High return investments
What are high return investments?
When investing, most people think of shares, cash, property, bonds etc. Some types of assets, such as shares, are attractive because they often – but not always – deliver a higher return to investors than, for example, cash or term deposits. The trade-off is that these higher-return investments tend to carry greater risk as they’re exposed to higher levels of volatility.
Generally speaking, assets such as shares and derivatives (e.g. futures, options, etc) are chosen because of their potential for higher returns, through both dividends and the growth in their overall value (i.e. capital).
How do returns outweigh risk?
Most experts agree that the longer your money is invested, the more likely it will be able to cope well with fluctuations in value. This means that if retirement is a long way down the track, then you have more time for the good years to outweigh any bad ones, and it may be beneficial to focus on high-return investments.
Does high risk mean high return?
While many high-return investments have higher risk, not all high-risk investments have high returns.
Similarly, different sub-classes of investment carry different risks and return possibilities. For example, while shares are regarded as higher-risk, blue-chip stocks, such as those in large, well-established Australian or global companies, are generally regarded as being fairly safe, and often appeal to the traditional mum-and-dad investor.
How does this relate to superannuation?
Superannuation funds are some of Australia’s biggest investors. Their investment teams focus on all the major investment areas, both locally and internationally – it’s how your super fund grows your super. This means that as a member of a super fund, you too are an investor.
Just because your super is being invested by your fund’s managers doesn’t mean you have no control over how your retirement funds are used. In fact, as a member of an Industry SuperFund, you could have a lot of control over how much risk your money is exposed to, and you may be able to choose how your funds are invested.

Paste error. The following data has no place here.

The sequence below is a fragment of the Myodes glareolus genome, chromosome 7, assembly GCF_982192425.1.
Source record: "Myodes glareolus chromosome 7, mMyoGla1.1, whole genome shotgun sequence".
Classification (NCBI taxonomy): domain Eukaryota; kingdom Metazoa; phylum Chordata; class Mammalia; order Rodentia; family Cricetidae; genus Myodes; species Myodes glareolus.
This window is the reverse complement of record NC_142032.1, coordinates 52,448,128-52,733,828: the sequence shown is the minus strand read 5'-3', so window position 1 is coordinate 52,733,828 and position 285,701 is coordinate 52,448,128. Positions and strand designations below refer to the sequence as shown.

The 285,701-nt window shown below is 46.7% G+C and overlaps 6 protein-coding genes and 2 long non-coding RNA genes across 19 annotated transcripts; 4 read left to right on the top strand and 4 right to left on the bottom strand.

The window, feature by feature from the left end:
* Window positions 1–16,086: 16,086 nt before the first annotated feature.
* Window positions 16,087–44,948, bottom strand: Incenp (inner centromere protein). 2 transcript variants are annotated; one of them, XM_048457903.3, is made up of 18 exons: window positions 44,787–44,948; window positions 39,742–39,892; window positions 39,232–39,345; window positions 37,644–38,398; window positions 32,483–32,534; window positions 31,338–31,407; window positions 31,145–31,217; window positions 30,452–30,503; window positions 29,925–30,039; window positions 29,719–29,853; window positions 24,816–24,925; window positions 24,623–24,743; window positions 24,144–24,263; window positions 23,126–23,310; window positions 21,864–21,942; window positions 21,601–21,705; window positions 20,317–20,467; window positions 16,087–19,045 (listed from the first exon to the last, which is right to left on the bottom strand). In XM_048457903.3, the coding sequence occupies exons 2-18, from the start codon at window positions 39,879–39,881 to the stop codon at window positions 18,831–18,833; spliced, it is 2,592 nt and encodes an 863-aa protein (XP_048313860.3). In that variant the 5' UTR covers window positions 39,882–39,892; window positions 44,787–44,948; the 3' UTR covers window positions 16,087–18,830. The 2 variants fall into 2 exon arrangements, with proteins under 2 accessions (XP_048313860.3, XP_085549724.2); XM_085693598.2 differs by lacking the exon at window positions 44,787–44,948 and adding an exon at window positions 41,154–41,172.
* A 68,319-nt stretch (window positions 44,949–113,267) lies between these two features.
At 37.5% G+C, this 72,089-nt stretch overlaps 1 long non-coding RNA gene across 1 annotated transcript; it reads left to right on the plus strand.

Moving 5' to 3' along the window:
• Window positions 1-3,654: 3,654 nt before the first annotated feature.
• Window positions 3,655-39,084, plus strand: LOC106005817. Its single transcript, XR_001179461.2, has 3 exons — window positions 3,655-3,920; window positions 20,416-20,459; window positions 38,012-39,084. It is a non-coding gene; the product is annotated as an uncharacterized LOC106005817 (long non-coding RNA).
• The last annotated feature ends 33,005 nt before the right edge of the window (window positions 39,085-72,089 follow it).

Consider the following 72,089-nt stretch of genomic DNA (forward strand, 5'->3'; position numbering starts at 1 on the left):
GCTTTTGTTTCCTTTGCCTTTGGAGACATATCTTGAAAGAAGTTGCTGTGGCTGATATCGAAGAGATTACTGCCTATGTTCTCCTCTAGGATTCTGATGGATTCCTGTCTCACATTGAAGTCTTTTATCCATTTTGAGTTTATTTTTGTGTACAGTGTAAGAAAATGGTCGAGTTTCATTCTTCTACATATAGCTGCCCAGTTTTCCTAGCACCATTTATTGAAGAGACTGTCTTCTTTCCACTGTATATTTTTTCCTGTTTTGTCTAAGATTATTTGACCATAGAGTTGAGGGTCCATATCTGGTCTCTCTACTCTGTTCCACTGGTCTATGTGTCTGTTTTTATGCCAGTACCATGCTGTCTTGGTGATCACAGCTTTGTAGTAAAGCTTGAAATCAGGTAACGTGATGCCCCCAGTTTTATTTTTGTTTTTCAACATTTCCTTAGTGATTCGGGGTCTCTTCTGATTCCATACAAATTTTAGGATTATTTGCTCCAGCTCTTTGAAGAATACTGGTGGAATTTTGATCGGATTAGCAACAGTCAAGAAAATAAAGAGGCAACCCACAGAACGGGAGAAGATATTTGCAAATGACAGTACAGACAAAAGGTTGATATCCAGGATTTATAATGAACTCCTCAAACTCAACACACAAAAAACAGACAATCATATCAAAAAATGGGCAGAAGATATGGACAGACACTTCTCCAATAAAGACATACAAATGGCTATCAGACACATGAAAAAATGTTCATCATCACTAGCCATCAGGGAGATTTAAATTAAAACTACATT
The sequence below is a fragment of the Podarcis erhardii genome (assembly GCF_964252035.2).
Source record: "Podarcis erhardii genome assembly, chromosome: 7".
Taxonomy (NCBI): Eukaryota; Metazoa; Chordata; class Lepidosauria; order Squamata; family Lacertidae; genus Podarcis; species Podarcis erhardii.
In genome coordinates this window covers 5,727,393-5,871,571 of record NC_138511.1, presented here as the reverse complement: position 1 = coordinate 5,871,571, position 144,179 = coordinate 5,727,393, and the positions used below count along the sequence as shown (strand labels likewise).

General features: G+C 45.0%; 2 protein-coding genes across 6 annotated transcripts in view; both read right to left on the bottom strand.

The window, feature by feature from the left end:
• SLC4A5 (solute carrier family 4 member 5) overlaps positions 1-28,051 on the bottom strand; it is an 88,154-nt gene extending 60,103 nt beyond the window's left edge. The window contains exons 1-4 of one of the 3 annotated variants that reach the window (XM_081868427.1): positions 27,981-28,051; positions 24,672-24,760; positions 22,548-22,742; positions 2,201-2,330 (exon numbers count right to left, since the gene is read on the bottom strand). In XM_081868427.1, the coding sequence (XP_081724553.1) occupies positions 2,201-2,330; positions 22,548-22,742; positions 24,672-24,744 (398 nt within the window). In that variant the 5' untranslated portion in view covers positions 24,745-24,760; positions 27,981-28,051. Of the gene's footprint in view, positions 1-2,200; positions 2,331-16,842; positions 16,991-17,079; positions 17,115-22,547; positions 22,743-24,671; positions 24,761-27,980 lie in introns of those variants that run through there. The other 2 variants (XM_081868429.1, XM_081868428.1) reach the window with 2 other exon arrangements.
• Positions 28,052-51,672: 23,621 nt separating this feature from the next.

The Industry SuperFund difference
To gain control you can choose an Industry SuperFund that allows you to:
- Make direct investment choices in assets such as Australian or international shares, environmentally/socially sustainable investments, Index Funds
- Choose a pre-mixed option, specially designed to achieve a particular investment outcome or to match a member’s risk profile. These can include conservative or defensive portfolios, balanced allocations, socially aware investments, and high-growth options.
This ability to choose your super investments means that members with a lot of investment know-how can enjoy a more hands-on control over their super, while those who have less knowledge enjoy the peace-of-mind knowing that their super is being looked after by their fund’s investment specialists.
What’s more, Industry SuperFunds on average perform better than retail funds because their investment strategy is different. For example, most industry funds are able to invest in infrastructure projects that are unlisted (i.e. the public can’t buy shares in them). Because of their size, importance, and stable-backing, they can be seen as lower risk, but with the potential for greater returns.
Returns on your returns
Many private investors use the dividends or interest earned from cash as a source of income instead of putting those returns back into their portfolio.
By investing through your super fund however, it is more likely you’ll benefit from compound growth because the returns your portfolio earns while you're working are reinvested, ready for when you retire.